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Boston City Council appears split on Wu’s rent control proposal

Mayor Michelle Wu's rent control proposal was reviewed Wednesday by Boston's city councilors. While some say the proposal doesn't go far enough to protect tenants, others say it would harm small landlords.Matthew J. Lee/Globe Staff

In a hearing that lasted over five hours Wednesday, Boston’s city councilors sank their teeth into Mayor Michelle Wu’s controversial rent control proposal for the first time, highlighting the uphill battle the policy faces before it can become law.

Progressive councilors argued the proposal, which would cap rent increases in line with inflation, doesn’t go far enough to protect tenants from devastating rent hikes or eviction. The council’s centrists worried about harming small landlords or dampening housing production in the city.

There was, however, general agreement that some form of rent control could help address the worst effects of Boston’s housing crisis, and that, in order to succeed on Beacon Hill, it would need to walk a fine line.


“I do understand that we need to be able to walk this delicate balance, both to protect renters from exorbitant [rent increases], while also providing [for] small landlords of older housing stock to be able to keep up with capital repairs,” said Councilor Gabriela Coletta, who represents Charlestown, East Boston, and the North End. “This proposal is a good start.”

A balance is what Wu’s proposal attempts to strike. Her policy would tie yearly rent increases to inflation, capping those hikes at a rate of 6 percent plus the Consumer Price Index. So, in a year with a typical inflation rate, around 2 percent, rent increases would be limited to 8 percent. Hikes in higher inflation years would be capped at 10 percent.

But some councilors thought that 6 percent limit is too high, meaning it would still allow for rent increases that put a financial strain on residents.

Kendra Lara, a first-term councilor representing parts of West Roxbury, Jamaica Plain, and Roslindale, said she “could not” support a policy that allows for hikes at the cap Wu proposed.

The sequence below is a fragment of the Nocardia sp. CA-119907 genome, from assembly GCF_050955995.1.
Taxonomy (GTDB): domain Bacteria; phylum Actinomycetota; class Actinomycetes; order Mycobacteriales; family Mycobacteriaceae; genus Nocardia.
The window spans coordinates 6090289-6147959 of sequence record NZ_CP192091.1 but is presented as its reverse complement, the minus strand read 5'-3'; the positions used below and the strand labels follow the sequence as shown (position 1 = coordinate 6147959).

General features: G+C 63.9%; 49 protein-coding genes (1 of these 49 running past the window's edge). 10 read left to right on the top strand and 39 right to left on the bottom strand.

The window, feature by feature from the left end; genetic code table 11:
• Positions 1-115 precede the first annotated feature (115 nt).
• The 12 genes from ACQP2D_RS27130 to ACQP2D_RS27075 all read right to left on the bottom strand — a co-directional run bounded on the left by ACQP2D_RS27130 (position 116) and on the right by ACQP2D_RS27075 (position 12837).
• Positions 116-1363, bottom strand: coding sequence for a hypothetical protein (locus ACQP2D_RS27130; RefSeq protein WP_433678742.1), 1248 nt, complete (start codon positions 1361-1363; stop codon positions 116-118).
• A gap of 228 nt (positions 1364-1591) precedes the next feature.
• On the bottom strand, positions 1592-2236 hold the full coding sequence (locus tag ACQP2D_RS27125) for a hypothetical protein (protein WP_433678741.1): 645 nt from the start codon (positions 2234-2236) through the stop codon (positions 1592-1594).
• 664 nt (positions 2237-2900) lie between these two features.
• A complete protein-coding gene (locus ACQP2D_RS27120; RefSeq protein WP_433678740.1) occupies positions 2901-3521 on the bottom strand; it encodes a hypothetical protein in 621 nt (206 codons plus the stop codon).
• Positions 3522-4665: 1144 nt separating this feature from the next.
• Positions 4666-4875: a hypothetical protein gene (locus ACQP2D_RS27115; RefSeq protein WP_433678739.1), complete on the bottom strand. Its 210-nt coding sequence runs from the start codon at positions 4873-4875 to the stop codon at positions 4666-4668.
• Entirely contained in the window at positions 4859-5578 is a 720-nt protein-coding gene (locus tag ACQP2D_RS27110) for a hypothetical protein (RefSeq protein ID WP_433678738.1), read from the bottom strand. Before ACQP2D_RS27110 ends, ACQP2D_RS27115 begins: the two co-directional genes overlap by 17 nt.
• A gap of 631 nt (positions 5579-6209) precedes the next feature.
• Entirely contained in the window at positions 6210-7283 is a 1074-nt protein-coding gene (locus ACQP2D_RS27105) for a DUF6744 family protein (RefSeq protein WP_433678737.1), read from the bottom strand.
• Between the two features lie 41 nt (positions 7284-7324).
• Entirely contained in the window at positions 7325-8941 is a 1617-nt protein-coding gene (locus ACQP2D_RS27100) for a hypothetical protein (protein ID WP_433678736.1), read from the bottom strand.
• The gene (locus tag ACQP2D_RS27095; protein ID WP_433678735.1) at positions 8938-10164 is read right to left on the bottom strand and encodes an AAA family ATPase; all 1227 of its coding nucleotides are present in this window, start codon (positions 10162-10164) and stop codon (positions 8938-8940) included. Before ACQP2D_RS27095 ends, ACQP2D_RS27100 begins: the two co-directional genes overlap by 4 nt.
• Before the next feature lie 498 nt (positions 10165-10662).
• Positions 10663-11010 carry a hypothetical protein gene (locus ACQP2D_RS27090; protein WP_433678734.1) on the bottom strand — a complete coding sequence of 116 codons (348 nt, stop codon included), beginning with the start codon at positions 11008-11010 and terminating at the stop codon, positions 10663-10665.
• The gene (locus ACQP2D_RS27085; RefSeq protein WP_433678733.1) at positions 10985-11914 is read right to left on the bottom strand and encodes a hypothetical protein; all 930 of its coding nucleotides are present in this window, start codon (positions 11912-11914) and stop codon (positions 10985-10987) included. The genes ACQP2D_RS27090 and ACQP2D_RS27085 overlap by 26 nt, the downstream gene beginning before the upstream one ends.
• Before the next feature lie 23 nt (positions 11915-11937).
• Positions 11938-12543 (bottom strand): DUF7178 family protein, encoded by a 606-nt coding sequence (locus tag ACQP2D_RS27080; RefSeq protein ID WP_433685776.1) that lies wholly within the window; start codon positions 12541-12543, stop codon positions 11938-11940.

The American flag, the Commonwealth of Massachusetts flag, and the City of Boston flag, from left, fly outside Boston City Hall on May 2, 2022 in Boston. Charles Krupa/Associated Press

Wu has framed the policy as “rent stabilization,” meaning it aims to eliminate the most egregious rent hikes without discouraging new housing development.


Her policy also includes some notable exemptions, including for owner-occupied properties of six units or fewer, and new buildings of any size for 15 years after they first open. It would temporarily exempt properties constructed within the last 15 years as well, a stipulation found in the rent control policies of several other US cities, but that some councilors found concerning. City data indicate that around 40,500 units, or roughly 13 percent of the city’s total housing stock, were built in that period and would not be subject to rent caps until their 15th year in operation.

Wu’s proposal would also enact “just cause” eviction protections for tenants, meaning a landlord would need to have what the city considers adequate reason — like damage to a property caused by a tenant — to start an eviction. Some councilors, including Lara, argued that policy does not go far enough.

Council President Ed Flynn said he was concerned about rent caps harming small landlords. He proposed a property tax exemption of $6,000 a year for landlords who rent units at $500 a month below the market rate to make more of the city’s housing stock affordable.

“There’s many that are already doing that throughout the city,” said Flynn. “[We should] reward those property owners who have been good neighbors by charging a lower rate to help families stay in the city.”


The meeting also included comments from housing advocates, who argued fiercely for a firmer rent control law, and representatives of the local real estate industry, who doubled down on statements they began circulating in a six-figure campaign on Tuesday claiming such a policy would worsen the city’s housing shortage and increase rents.

Wu’s proposal still has a long way to go before becoming law. If it passes a divided council, it will then need approval from the Legislature, which has balked at rent control in the past. And finally, it must win approval from Governor Maura Healey, who has not taken a position on Wu’s proposal but has signaled in the past that she may be open to letting cities and towns pursue rent control.

Another City Council hearing on the proposal is set for March 2.

Andrew Brinker can be reached at Follow him @andrewnbrinker.